Eleanor was very well educated, and not just for a woman. Plus, she could ride and hunt and hawk as well as any knight and kept a vibrant court, sponsoring the best and sexiest artists in the land. She was the maker of fashion, and inheriting the biggest chunk of land in the most prestigious corner of Europe gave her the cash and prestige to carry through her projects. She also had the proverbial testicular fortitude to accompany her first husband on campaign to the distant Second Crusade in the Eastern Mediterranean, where she was captured but able to extricate herself and a bunch of friends. Her daughter Matilda married future Holy Roman Emperor Henry the Lion of Saxony (a lot of Leos here). After her second husband’s death, she served as regent for Richard the Lionheart, who was her favorite son anyway, and helped her lesser son John rule until her death, after which it all went pear-shaped for him.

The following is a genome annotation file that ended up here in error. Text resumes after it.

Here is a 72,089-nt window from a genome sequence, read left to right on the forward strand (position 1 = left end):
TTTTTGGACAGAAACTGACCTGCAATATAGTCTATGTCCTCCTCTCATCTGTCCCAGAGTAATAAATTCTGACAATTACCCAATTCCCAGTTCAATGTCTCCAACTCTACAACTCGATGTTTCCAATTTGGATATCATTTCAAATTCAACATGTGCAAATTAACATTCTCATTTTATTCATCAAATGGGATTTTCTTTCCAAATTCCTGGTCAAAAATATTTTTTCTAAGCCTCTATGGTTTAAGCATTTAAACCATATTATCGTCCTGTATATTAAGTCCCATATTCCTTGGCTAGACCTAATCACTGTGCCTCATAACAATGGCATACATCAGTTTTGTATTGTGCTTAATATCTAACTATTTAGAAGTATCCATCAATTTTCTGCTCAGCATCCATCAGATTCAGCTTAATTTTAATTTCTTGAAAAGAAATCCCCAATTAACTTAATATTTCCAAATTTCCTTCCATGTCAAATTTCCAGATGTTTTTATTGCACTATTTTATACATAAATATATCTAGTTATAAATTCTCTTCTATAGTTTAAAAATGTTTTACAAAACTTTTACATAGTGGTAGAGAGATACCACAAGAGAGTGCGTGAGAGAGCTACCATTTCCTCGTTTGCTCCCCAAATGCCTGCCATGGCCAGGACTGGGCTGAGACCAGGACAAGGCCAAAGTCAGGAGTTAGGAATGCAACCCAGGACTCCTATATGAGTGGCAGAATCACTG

And she was a knight magnet; medieval knights were attracted to glory like fleas to the Bubonic Plague. Eleanor did England’s military reputation a favor by ransoming the greatest knight of all time, William Marshall, before he became the William Marshall (see Top 10 Knights of the Middle Ages). On her way from home from picking a bride for her son in Castile, was accompanied by the greatest French knight of the time, Mercadier. What helped her was that Eleanor was universally proclaimed as perpulchra, which means “more than beautiful”, or in current parlance “super hot”. When she was around 30, Bernard de Ventadour, a big-time troubadour, called Eleanor “gracious, lovely, the embodiment of charm,” extolling her “lovely eyes and noble countenance”.